Healthcare Costs Are Destroying America: New Study Shows Correlation Between Cancer And Bankruptcy


A new study gives evidence that Americans who get cancer are twice as likely as healthy Americans to go bankrupt, regardless of whether they have insurance or not. White women were the most likely demographic to go broke, and thyroid cancer, which mostly affects young women, was the type of cancer most closely associated with bankruptcy. Prostate cancer among older men was the least likely to cause bankruptcy:

A team of researchers in Washington state collected data from nearly 400,000 adults, evenly split between those who had been treated for cancer and those who were cancer-free. After checking to see which of those adults had filed for bankruptcy between 1995 and 2009, the researchers found that cancer patients were 2.5 times as likely to go bankrupt in that period.

Although the study didn’t specifically look at insurance coverage, previous research has demonstrated that the Americans who cite major health issues as the reason they filed for bankruptcy are actually often insured. One 2006 study found that more than 60 percent of bankruptcies in the United States are due to high medical bills, and in those cases, three-quarters of those Americans had insurance when they got sick. (Think Progress)

Think Progress also goes on to quote an article by NBC that interviews a cancer patient that was both employed and insured when she was diagnosed, and had to declare bankruptcy. I recommend reading it, and it can be found here.

Although the research was originally revealed in 2011, it wasn’t until recently that their results were published in the Health Affairs academic journal. Because of other financial concerns and less time to save or find a high-paying job, the chances of younger people declaring bankruptcy if they get cancer are magnified tenfold, as CBS reports:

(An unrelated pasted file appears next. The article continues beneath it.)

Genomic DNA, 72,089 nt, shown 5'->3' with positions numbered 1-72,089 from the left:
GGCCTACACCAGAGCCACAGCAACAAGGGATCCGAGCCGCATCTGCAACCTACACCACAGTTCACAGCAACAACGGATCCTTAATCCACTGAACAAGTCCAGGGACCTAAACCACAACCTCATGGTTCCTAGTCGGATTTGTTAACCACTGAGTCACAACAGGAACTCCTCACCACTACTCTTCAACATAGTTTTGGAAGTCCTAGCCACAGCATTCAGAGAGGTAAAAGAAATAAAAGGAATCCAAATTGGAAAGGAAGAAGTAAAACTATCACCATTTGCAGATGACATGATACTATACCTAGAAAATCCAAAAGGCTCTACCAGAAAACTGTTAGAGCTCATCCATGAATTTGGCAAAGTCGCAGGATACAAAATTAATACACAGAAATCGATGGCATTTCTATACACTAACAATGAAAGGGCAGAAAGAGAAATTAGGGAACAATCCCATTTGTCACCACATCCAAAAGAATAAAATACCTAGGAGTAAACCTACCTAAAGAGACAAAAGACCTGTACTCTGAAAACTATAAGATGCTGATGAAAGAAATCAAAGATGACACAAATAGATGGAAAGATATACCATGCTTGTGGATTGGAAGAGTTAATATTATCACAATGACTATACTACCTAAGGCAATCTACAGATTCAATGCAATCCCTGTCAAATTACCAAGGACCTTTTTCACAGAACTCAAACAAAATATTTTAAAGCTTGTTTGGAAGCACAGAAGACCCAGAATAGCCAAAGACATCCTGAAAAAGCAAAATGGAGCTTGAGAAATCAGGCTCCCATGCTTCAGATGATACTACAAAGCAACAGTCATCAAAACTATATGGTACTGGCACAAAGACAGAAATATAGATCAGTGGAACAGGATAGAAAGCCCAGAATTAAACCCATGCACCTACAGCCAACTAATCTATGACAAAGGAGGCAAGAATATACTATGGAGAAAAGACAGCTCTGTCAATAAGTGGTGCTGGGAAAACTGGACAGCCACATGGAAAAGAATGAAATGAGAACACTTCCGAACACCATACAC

Cancer patients who filed for bankruptcy were more likely to be younger, women and not white, the researchers found. The youngest people in the study had up to 10 times the bankruptcy rates as the oldest.

The authors point out that since a cancer diagnosis is often a sudden life event, younger patients’ bankruptcies may be influenced by preexisting debt, not having as many assets, having more dependent children and not having supplemental income of others in the household at the time of diagnosis.

“The youngest groups in the study were diagnosed at a time when their debt-to-income ratios are typically highest — often unavoidably, because they are paying off student loans, purchasing a home, or starting a business,” according to the authors. “All working-age people who develop cancer face loss of income and, in many cases, loss of employer-sponsored insurance, both of which can be devastating for households in which the patient is the primary wage earner.”

Do we really want to live in a country where a terrifying and life-threatening life event like cancer can utterly destroy someone financially? There’s no reason that somebody should beat cancer and have their life ruined because of it. Let’s be honest — the Affordable Care Act should have been a single-payer system.

Political Writer, Justin Acuff Please join me on Facebook, or visit my home site.You can also follow me on Twitter.